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Greene v. Underwood

United States District Court, N.D. Texas, Fort Worth Division

April 9, 2019

MAUREEN UNDERWOOD, Warden FCI-Seagoville, Respondent.



         Before the Court is a Petition for a Writ of Habeas Corpus under U.S.C. § 2241 filed by petitioner Timothy Greene, a federal prisoner confined at FCI-Seagoville in Seagoville, Texas. After considering the pleadings and relief sought by Petitioner, the related briefs and the applicable law, the Court concludes that the § 2241 petition must be dismissed.


         Petitioner Timothy Greene was convicted in this Court of three counts of bank robbery in violation of 18 U.S.C. § 2113(a) and carrying a firearm during and in relation to the commission of a crime of violence in violation of 18 U.S.C. § 924(c). United States v. Greene, No.4:04-CR-005-Y(1)(N.D. Tex. August 31, 2014). Greene was sentenced to an aggregate term of imprisonment of 222 months. At this time, the Bureau of Prisons (“BOP”) shows Greene's projected release date as August 6, 2019. See locator (last visited April 5, 2019).

         In the petition, Greene alleges that his current scheduled release date of August 6, 2019, is no longer correct. Specifically, he cites to the passage of the First Step Act of 2018 (“FSA 2018") as entitling him to additional days of good-conduct time (“GCT”) credits. (Pet. (doc. 1) at 5.) Greene writes:

The BOP has my release scheduled for [8/6/2019], but by law I must be released on 3/29/2019. The BOP has refused to make this change. Anticipated continued custody beyond that date will comprise illegal detention. On 8/30/2004 I was sentenced to an aggregate 222-month term of imprisonment, which calculation commenced on 10/5/2004 with 467 days' prior credit time (the sentencing Court reaffirmed this to the BOP on 8/9/2018). Based on the old GCT (good time) law I was entitled to 870 days' credit and my PRD (projected release date) was 8/6/2019. The passage of the FIRST STEP Act entitled me instead to 999 days' GCT (i.e., 54 days X 18½ years), and as I've earned every one of those days my PRD ought to be 3/29/2019.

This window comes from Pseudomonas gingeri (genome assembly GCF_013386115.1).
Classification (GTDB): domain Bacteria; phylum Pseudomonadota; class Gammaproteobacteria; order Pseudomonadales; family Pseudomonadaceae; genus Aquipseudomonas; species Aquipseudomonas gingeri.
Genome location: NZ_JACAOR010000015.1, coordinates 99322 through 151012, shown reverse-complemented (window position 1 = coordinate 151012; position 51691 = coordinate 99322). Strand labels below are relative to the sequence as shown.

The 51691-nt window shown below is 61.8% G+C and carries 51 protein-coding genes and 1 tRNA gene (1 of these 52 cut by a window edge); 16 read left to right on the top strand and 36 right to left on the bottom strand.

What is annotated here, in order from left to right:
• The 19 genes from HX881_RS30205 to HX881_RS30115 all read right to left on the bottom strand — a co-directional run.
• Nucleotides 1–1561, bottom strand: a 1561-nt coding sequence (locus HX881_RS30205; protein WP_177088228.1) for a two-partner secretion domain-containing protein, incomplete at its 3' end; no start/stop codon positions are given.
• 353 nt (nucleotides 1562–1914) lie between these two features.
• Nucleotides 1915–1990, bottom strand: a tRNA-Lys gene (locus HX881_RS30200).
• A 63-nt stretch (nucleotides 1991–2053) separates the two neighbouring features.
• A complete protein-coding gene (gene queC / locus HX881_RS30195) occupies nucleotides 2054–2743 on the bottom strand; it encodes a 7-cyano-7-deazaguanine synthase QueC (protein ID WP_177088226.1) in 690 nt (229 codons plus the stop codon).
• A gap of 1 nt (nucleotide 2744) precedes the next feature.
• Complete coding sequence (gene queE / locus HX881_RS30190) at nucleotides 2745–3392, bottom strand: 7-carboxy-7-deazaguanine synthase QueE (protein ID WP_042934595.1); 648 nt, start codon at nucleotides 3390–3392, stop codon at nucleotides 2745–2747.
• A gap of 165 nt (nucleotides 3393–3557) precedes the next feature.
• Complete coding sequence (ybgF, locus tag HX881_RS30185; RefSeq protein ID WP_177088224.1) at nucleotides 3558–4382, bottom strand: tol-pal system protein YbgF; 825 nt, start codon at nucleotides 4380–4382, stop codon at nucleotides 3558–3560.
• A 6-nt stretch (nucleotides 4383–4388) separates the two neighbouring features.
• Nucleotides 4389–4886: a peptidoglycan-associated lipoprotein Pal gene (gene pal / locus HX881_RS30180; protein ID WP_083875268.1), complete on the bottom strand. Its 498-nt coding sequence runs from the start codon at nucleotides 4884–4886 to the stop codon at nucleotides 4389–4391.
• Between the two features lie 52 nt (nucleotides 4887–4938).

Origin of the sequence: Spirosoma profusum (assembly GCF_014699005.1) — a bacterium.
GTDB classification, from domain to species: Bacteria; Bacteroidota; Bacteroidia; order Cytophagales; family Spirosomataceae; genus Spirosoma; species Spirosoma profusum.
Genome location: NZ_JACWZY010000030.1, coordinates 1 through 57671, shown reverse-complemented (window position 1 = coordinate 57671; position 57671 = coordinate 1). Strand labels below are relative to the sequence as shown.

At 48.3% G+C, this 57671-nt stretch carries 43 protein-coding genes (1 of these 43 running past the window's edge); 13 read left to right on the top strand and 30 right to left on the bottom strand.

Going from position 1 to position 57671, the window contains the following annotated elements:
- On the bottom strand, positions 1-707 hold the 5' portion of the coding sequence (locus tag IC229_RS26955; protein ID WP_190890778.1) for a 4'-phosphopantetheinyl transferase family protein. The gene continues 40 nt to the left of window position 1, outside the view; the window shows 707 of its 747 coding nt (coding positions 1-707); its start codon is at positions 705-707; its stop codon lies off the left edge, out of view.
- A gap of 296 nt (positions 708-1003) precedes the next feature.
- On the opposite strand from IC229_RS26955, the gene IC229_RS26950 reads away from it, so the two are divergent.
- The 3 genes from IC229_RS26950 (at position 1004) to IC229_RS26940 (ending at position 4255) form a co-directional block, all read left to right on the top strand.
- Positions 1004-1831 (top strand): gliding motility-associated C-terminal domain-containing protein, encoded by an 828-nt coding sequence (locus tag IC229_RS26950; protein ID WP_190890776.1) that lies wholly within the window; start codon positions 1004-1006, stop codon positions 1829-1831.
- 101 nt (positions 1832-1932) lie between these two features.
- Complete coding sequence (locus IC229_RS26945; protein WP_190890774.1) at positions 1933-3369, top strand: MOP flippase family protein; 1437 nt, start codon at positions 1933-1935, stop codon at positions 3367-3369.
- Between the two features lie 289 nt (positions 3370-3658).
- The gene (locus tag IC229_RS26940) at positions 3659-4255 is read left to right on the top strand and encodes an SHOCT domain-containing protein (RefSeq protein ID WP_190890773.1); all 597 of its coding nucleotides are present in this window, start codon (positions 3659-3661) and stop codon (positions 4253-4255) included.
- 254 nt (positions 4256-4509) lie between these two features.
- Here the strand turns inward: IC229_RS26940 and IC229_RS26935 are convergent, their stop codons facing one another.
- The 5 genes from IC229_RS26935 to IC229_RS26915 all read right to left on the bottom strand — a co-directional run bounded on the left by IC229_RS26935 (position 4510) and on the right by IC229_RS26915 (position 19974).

Id. at 5. The Respondent has filed a response arguing that Greene has failed to exhaust administrative remedies, that his sentence calculation is correct under existing law, and that the portion of the FSA 2018 regarding GCT calculation is not yet effective. (Resp. (doc. 11) at 9-16.) Greene has filed a reply and an amended reply, and he seeks expedited disposition. (Docs. 13 and 14.)

         II. ANALYSIS

         Section 102(b)(1) of the First Step Act of 2018, Public Law No. 115-391, amended 18 U.S.C. § 3624(b) to permit federal inmates to earn 54 days of good conduct time for each year of the prisoner's sentence imposed by the court, rather than for each year of the sentence served, effectively abrogating Barber v. Thomas, 560 U.S. 474, 476 (2010)(upholding the BOP's method of awarding good-time credit at the end of each year the prisoner served). See Public Law 115-391, 132 Stat. 5194, § 102(b)(1). But the good-time calculation provisions of the FSA 2018 amending § 3624(b) did not become effective when the law was signed on December 21, 2018. See Banegas v. Wilson, No. 4:19-CV-178-A (N.D. Tex. Mar. 26, 2019) (McBryde, J.); Roy v. Bureau of Prisons, No. 2:19-CV-59-RMP, 2019 WL 1441622, at *1 (E.D. Wash. April 1, 2019). Rather, the good-time-credit change will not take effect until the attorney general completes the “risk and needs assessment system” required to be completed within 210 days after the December 21, 2018 enactment, as provided by §§ 101(a) and 102(b)(2) of the FSA 2018. See Schmutzler v. Quintana, No.5:19-046-DCR, 2019 WL 727794, at *2 (E.D. Ky. Feb. 20, 2019). Therefore, § 102(b)(1) will not take effect until approximately mid-July 2019. Id.; Banegas, No. 4:19-CV-178-A (doc. 7.)

         Federal courts are limited under Article III of the Constitution to deciding “cases” and “controversies.” U.S. Const. art. III, § 2. “In order to give meaning to Article III's case-or-controversy requirement, the courts have developed justiciability doctrines, such as the standing and ripeness doctrines.” Sample v. Morrison, 406 F.3d 310, 312 (5th Cir. 2005)(citing United Transp. Union v. Foster, 205 F.3d 851, 857 (5th Cir. 2000) and Lujan v. Defenders of Wildlife, 504 U.S. 555, 650 (1992)). The ripeness doctrine is designed “to prevent the courts, through avoidance of premature adjudication, from entangling themselves in abstract disagreements over administrative policies, and also to protect the agencies from judicial interference until an administrative decision has been formalized and its effects felt in a concrete way by the challenging parties.” Id. (quoting Nat'l Park Hosp. Ass'n v. Dep't of Interior, 538 U.S. 803, 807-08 (2003)(internal citations omitted).

         Because the BOP does not presently have the authority to recalculate Greene's good-time credit until the relevant provisions of the FSA 2018 take effect in approximately mid-July 2019, the question of whether the BOP has erred in the calculation of Greene's sentence is premature. Accord Banegas v. Wilson, No.4:19-CV-178-A (N.D. Tex. Mar. 26, 2019)(dismissing § 2241 petition seeking re-calculation of good-time credits as premature) (McBryde, J.); Gossman v. Underwood, No.3:19-CV-351-G (BK) (N.D. Tex. April 1, 2019)(Fish, J.) (adopting findings, conclusions, and recommendation to dismiss § 2241 petition seeking recalculation of good-time without prejudice as premature); Roy v. BOP, 2019 WL 1441622 at *2 (discussing “ripeness” doctrine and finding that § 2241 petition challenging good-time under the FSA was premature). Accordingly, Greene's present petition under § 2241 must be dismissed without prejudice.[1]

         III. ORDER

         For the reasons discussed herein, petitioner Timothy Greene's petition for relief under 28 U.S.C. § ...

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